Lehigh County Jail has vaccinated hundreds of inmates but some remain hesitant to get shots

Written by on September 8, 2021

Lehigh County Jail has vaccinated hundreds of inmates but some remain hesitant to get shots

by Tyler Pratt

September 8, 2021

ALLENTOWN, Pa. – Inmates were supposed to be among the first people to get access to COVID vaccines since they are a congregate population. But as the vaccine rollout progressed earlier this year, county jails across Pennsylvania were unable to get a supply for months.

That has changed. The Lehigh County Jail has since vaccinated hundreds of inmates, but corrections officials say there is still hesitancy.

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The Lehigh County jail has held two voluntary mass clinics with the Johnson & Johnson  vaccine since May, putting shots into 322 arms. Corrections Director Janine Donate said now they’ve switched strategies: they are waiting until they get enough inmates interested – about four or five – to use up a vial of vaccine.

“So it’s no longer the mass clinics that we did in the beginning to initiate the process but more of an ongoing maintenance program that we are doing within the jail,” Donate told the Lehigh County Board of Commissioners Court and Corrections Committee during last week’s meeting. 

Donate said every unvaccinated inmate who enters the jail is given education materials and offered a shot. But not everyone wants one.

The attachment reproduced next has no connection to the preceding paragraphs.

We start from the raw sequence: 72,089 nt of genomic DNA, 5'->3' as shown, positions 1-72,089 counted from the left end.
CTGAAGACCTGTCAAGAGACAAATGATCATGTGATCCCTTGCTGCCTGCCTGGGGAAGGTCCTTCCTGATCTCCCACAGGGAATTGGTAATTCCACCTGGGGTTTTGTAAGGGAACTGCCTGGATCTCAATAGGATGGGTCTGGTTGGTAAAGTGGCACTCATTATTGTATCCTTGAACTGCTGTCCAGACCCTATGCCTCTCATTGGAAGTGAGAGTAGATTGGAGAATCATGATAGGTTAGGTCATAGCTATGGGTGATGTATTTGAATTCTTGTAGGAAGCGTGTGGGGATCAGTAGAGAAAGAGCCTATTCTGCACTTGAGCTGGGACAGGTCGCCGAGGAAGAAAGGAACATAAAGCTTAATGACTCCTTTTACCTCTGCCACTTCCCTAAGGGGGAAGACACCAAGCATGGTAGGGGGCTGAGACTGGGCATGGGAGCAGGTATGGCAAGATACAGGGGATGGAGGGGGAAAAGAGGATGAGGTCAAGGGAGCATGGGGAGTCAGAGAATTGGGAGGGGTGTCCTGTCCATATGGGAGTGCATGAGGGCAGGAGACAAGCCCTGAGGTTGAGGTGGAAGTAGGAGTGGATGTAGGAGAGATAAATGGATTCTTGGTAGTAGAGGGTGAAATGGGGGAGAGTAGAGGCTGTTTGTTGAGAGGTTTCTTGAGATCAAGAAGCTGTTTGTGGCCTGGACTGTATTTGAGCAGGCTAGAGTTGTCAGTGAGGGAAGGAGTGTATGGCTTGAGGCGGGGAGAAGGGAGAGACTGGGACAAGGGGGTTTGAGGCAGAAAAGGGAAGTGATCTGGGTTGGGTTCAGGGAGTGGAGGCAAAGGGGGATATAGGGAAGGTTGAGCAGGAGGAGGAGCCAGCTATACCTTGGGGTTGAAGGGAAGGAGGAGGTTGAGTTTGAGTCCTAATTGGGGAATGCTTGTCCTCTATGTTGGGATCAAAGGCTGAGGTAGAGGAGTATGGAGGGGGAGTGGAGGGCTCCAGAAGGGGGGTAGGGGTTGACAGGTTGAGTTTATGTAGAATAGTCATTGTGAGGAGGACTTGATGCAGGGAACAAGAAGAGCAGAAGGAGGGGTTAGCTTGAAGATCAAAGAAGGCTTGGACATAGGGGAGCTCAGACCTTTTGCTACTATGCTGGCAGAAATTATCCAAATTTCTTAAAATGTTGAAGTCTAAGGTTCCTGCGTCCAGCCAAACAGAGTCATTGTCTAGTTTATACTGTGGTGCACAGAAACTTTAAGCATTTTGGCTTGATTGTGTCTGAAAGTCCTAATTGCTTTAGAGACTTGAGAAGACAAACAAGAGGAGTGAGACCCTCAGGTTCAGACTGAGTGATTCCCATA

“People have chosen either they are not going to participate and they don’t want it just like civilians do,” Donate said. “Or then they live among people that have gotten [the vaccine] and they’re like ‘Oh, you fared fine. You’re doing OK, so maybe I will get it.’” 

Donate says continually the jail provides education materials about the vaccines on the electronic tablets that inmates use to connect with the outside world. 

“So every time they log on they review all of those typical questions they might have,” Donate said. “We took stuff from the CDC and the most commonly asked questions our local health networks put out for the community.” 

Donate tells WLVR News the jail is not segregating the vaccinated from the unvaccinated. Last month, Pennsylvania state prisons began requiring inmates be housed based on their vaccination status beginning in August. State officials say the move is meant to protect the unvaccinated from being exposed to the virus and variants as they spread across the state. But the state rule doesn’t apply to county jails. 

“Logistically [vaccine segregation] is more difficult to accomplish because our population is fluid and we have classification considerations that must be maintained which adds to the challenge,” Donate said. 

The latest numbers from the Lehigh County Department of Corrections show that currently there are no active COVID cases among the jail’s roughly 700 inmates. 

To date, nearly 300 inmates have tested positive. One corrections officer and one inmate died. 

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